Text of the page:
The concentration of cadmium in the samples ranged from 0.667 ± 0.0021 to 5.233 ± 0.0025. The maximum level of cadmium allowable in leafy vegetables by the European Economic Commission [24], is 0.2 mg/kg. The result revealed the presence of cadmium in the vegetable from each local government area. In comparison to the average mean concentrations of cadmium in each of the local government area, with the maximum safe levels reported by the European Economic Commission, our results showed that the concentrations of cadmium found in T. occidentalis from each of the local government area were above the recommended maximum level. This is disturbing considering the health implications this may have on the consumers. It is known that exposure to cadmium generally occur in industrialized areas and chronic exposure to cadmium can result in chronic obstructive lung disease, renal disease, and fragile bones.

The concentration of arsenic in the samples ranged from 0.883 ± 0.0006 to 1.183 ± 0.0035. The maximum level of arsenic allowable in leafy vegetables by the European Economic Commission is 0.1 mg/kg. The result revealed the presence of arsenic in the vegetables from each local government area. In comparison to the average concentrations of arsenic in each of the local government area, with the maximum safe levels reported by the European Economic Commission, the concentration of arsenic in each of the local government area was above the recommended maximum level. Exposure to arsenic occurs mostly near hazardous waste sites, or in areas with high natural levels. Chronic or lower levels of exposure can lead to progressive peripheral and central nervous changes, such as sensory changes, numbness and tingling, and muscle tenderness [15].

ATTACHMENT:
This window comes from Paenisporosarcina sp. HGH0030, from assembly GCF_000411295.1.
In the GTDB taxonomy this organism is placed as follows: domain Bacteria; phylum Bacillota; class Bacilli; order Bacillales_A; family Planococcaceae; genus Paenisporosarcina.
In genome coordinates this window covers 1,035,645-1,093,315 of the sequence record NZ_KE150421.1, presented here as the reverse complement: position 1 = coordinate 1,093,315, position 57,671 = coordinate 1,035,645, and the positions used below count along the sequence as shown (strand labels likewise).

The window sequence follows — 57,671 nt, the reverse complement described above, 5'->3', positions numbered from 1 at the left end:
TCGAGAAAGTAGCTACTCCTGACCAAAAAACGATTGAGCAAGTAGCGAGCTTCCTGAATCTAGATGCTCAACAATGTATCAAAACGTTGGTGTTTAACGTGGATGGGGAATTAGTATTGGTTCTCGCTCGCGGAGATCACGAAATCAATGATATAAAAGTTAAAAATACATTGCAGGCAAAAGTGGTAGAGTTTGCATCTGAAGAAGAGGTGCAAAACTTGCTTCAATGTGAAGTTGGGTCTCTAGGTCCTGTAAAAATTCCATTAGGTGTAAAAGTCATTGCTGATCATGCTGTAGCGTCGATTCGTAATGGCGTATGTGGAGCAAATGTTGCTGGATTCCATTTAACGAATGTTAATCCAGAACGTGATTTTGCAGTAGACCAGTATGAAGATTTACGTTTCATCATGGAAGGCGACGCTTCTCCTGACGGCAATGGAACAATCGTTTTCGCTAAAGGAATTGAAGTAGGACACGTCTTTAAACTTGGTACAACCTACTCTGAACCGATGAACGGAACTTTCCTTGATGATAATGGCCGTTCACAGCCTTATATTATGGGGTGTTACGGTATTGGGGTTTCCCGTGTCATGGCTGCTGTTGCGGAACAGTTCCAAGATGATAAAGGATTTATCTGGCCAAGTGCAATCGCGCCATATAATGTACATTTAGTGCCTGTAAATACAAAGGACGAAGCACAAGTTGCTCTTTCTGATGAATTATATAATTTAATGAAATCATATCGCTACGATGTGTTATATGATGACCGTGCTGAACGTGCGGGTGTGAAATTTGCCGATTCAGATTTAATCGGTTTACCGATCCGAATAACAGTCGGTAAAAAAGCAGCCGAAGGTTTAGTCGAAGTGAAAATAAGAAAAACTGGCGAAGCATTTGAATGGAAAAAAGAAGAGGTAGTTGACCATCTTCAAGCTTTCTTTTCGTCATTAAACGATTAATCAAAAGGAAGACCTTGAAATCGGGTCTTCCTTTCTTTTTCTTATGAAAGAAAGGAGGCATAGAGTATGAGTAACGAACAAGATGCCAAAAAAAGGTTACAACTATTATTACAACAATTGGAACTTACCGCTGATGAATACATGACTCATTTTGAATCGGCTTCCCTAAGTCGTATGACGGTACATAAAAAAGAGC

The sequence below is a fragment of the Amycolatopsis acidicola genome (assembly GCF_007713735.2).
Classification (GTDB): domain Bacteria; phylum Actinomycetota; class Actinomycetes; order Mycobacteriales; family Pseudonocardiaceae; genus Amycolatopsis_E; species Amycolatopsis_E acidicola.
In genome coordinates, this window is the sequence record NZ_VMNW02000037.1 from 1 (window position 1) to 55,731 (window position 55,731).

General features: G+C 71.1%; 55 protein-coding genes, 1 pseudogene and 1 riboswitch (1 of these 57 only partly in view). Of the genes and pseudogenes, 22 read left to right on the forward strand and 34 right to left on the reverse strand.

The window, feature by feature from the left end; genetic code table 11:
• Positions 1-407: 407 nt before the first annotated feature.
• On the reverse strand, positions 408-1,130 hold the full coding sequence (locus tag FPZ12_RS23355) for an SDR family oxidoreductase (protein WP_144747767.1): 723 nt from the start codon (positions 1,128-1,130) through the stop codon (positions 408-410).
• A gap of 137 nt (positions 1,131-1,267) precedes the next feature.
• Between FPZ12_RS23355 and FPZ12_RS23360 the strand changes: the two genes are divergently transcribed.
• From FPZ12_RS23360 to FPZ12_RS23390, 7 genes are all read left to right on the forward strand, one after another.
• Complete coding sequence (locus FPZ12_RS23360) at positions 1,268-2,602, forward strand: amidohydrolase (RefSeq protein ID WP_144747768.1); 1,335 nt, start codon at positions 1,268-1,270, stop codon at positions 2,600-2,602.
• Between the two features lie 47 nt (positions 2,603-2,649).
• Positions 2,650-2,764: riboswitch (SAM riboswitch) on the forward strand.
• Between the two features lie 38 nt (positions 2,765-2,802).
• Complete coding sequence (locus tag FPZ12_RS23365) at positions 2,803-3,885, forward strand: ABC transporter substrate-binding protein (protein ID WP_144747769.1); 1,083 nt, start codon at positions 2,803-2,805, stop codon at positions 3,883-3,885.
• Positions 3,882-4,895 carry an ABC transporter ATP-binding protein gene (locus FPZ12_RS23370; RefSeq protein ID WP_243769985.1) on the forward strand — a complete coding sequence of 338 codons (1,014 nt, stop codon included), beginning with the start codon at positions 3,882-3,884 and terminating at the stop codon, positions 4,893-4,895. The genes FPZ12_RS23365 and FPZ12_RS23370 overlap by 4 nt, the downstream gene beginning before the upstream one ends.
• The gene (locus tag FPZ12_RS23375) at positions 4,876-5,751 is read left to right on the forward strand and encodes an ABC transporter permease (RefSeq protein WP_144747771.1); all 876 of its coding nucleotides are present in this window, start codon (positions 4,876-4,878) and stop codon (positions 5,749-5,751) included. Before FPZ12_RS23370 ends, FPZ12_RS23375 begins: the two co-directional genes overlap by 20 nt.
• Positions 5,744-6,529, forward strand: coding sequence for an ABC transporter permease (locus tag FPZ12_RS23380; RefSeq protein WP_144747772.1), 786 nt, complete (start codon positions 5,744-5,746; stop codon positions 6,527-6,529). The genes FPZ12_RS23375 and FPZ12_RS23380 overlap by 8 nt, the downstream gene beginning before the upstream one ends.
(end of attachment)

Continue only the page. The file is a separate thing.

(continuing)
The concentration of mercury in the samples ranged from 0.3500 ± 0.0000 mg/kg to 0.733 ± 0.0006 mg/kg. The maximum safe level for mercury documented by the European Economic Commission Regulation is 0.01 mg/kg. The vegetables analysed showed higher levels and we are therefore tempted to report that these vegetable may constitute health hazards to human health.


Vegetables are very important part of a diet. With increasing health consciousness and the growing number of vegetarians nowadays, vegetable safety is a very important issue. Intake of food results in longterm body accumulation of heavy metals and the detrimental impact becomes apparent only after several years of exposure. The results from this study showed that the levels of heavy metals reported in the leaf of T. occidentalis, a commonly consumed vegetable poses potential health risk to consumers. Most of the high concentration of the metals was found in pumpkin leaf cultivated in Ikeja possibly because of the industrial nature of Ikeja. Therefore, we strongly recommend that people living in this area should not eat large quantity of pumpkin leaf so as to avoid excessive accumulation of heavy metals in the body.